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I’m beginning with a disclaimer that this (1/2 book) review of The World is Flat by Thomas Friedman is only my humble opinion. I don’t pretend to be an expert by any measure, particularly on a topic lived and breathed by a three time Pulitzer prize winner. In actuality, I’m writing this because I am on page 290 of a 566 page book and I am struggling to keep the momentum going. Truly, if others have differing opinions, or have different insights that would help me continue in a different vein, I would love to hear them.

As highly recommended as this book came, I was expecting new, groundbreaking ideas, patterns that I had overlooked, trends that I had missed. Unfortunately, after a captivating introduction, (While I Was Sleeping really set the tone) the book became a metronome, tick, tick, ticking away the same message, neither speeding up, nor slowing down. In fact, all of Friedman’s ideas addressed in that first chapter are repeated, again and again, for the next 150 pages. Perhaps the most revolutionary thing I learned that I hadn’t picked up from paying minor attention to business news, was that UPS is now a supply-chain manager. Who would have thought that there are Toshiba-certified technicians working for UPS? Perhaps a little more subtlety, and trust that Friedman’s readers would find the connections between his ideas would have made it more palatable.

Perhaps my next gripe has nothing to do with the book itself, but is shaped on my own personal thoughts. Throughout my reading, I felt a vague sense of discomfort, not the discomfort that comes with new ideas or the discovery or another point of view, but the discomfort that comes when a remark that is decidedly non-PC is made in casual company. Various occupations seem to be ranked in a hierarchy, not simply blue- or white-collar, but something seemingly more judgmental…well-educated vs. low-skilled. I worry about the portrayal of Indians as willing and eager to work for what basically amounts to peanuts in the United States. And it really bothers me that there is, throughout the half of the book I’ve read so far, that same sense of western-centric ideals that has gotten the United States in some very hot water over the past 50 years or so. But I digress.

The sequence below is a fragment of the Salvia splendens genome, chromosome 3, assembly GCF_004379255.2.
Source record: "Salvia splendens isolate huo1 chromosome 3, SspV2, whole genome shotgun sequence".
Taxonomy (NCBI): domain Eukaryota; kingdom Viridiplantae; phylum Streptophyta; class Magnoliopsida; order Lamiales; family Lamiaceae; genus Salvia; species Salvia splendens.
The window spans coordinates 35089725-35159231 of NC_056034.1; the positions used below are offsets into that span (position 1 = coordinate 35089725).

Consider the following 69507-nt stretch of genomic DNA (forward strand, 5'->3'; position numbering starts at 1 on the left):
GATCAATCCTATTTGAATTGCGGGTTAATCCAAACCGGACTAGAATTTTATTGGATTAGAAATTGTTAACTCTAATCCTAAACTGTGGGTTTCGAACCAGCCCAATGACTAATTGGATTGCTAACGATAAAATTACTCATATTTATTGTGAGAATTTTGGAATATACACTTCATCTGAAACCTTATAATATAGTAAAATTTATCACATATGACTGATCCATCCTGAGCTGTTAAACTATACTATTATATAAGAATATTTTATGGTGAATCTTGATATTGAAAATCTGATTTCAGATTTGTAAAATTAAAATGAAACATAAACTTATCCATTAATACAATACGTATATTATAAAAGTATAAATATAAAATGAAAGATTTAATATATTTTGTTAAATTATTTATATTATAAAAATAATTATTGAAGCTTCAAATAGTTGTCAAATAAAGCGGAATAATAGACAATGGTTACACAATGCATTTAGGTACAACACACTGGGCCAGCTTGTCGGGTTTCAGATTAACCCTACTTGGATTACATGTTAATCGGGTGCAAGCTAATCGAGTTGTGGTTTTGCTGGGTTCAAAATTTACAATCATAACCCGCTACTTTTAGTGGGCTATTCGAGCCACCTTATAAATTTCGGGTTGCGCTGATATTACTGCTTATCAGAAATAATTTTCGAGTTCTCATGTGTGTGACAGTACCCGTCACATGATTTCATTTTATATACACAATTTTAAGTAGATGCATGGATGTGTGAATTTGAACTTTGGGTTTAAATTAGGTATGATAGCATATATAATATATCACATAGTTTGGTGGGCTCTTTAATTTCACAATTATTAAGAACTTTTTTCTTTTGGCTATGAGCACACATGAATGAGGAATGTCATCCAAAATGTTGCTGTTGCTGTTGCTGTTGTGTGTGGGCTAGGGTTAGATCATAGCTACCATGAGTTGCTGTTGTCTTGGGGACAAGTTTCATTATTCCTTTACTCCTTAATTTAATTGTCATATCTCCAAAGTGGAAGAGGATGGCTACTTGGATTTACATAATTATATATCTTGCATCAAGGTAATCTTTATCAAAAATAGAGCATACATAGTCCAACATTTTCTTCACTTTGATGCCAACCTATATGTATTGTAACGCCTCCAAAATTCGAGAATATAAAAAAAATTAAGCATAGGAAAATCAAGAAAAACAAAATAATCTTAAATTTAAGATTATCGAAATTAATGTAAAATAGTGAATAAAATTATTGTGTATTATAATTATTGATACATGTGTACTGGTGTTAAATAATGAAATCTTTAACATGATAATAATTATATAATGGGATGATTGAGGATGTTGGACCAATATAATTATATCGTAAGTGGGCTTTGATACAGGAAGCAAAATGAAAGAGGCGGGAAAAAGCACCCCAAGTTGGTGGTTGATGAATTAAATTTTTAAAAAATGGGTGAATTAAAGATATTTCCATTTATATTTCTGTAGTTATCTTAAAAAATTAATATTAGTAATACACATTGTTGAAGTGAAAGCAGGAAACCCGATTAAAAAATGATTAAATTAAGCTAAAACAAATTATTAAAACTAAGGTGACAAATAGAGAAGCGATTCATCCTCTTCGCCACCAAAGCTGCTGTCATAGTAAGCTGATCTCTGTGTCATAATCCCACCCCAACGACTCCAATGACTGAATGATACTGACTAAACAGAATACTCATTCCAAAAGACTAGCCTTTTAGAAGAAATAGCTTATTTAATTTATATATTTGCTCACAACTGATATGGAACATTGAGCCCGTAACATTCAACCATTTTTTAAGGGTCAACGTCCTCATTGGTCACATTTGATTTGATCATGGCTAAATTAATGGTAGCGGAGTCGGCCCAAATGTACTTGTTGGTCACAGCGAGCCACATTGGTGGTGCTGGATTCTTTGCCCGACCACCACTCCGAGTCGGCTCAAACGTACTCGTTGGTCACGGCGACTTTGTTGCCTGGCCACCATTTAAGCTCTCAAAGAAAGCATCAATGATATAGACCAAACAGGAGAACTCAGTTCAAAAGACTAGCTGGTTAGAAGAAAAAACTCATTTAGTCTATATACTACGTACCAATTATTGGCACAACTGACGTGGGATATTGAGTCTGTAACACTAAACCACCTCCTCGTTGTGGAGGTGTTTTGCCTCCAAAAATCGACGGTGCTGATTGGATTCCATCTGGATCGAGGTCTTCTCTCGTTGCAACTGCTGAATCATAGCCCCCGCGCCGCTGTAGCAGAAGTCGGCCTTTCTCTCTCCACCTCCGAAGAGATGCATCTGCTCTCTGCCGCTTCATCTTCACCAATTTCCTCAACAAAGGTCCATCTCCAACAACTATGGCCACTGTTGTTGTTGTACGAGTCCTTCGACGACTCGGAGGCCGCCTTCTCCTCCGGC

I really wish that Friedman had explored the options of the people who will lose their jobs and livelihoods to outsourcing and supply-chaining. There is a very human element that must be addressed because if nothing else, it was made clear that this is the tidal wave of the future. The one comfort that was given is that society has met the technology challenge head on, and somehow, everything works itself out, mostly for the better. One such example is that of agriculture. We no longer need as many farmers; we have other sources of food. But what about the farmers who are no longer needed? I seem to recall an event called Farm-Aid in the mid 80’s specifically put on to help farmers who were unable to make a living anymore. Is this what will happen to others who are outsourced? The message given, throughout the book, seems to be “the end justifies the means.” Don’t worry about the people of today, because the people of tomorrow will benefit.

Again in closing, I hope there will be people who will respond to me, be it, “Right on! I’m thinking the exact same thing!” or “Are you crazy? Here is what you missed…” In the meantime, I will continue to read through the last half of the book, albeit at a slower pace than normal, and try not to take too many breaks…I still have four or so more books on my reading list!

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